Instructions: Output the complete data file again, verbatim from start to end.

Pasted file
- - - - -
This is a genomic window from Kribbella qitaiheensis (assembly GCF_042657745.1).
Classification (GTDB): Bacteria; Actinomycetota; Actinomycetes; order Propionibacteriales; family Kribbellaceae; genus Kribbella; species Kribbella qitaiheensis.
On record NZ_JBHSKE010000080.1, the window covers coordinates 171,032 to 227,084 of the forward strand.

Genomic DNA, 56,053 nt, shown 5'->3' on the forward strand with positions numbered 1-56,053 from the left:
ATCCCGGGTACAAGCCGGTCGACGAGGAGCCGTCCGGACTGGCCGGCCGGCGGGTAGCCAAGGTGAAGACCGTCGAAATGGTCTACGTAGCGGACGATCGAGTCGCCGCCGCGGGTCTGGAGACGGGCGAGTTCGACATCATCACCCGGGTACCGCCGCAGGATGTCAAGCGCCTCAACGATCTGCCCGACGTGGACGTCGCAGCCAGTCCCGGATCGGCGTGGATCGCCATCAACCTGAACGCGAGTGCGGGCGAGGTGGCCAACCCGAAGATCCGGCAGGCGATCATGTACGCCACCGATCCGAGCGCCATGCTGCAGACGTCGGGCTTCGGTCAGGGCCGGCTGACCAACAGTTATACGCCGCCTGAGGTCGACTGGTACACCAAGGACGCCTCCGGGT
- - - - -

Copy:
This is a genomic window from Kribbella qitaiheensis (assembly GCF_042657745.1).
Classification (GTDB): Bacteria; Actinomycetota; Actinomycetes; order Propionibacteriales; family Kribbellaceae; genus Kribbella; species Kribbella qitaiheensis.
On record NZ_JBHSKE010000080.1, the window covers coordinates 171,032 to 227,084 of the forward strand.

Genomic DNA, 56,053 nt, shown 5'->3' on the forward strand with positions numbered 1-56,053 from the left:
ATCCCGGGTACAAGCCGGTCGACGAGGAGCCGTCCGGACTGGCCGGCCGGCGGGTAGCCAAGGTGAAGACCGTCGAAATGGTCTACGTAGCGGACGATCGAGTCGCCGCCGCGGGTCTGGAGACGGGCGAGTTCGACATCATCACCCGGGTACCGCCGCAGGATGTCAAGCGCCTCAACGATCTGCCCGACGTGGACGTCGCAGCCAGTCCCGGATCGGCGTGGATCGCCATCAACCTGAACGCGAGTGCGGGCGAGGTGGCCAACCCGAAGATCCGGCAGGCGATCATGTACGCCACCGATCCGAGCGCCATGCTGCAGACGTCGGGCTTCGGTCAGGGCCGGCTGACCAACAGTTATACGCCGCCTGAGGTCGACTGGTACACCAAGGACGCCTCCGGGT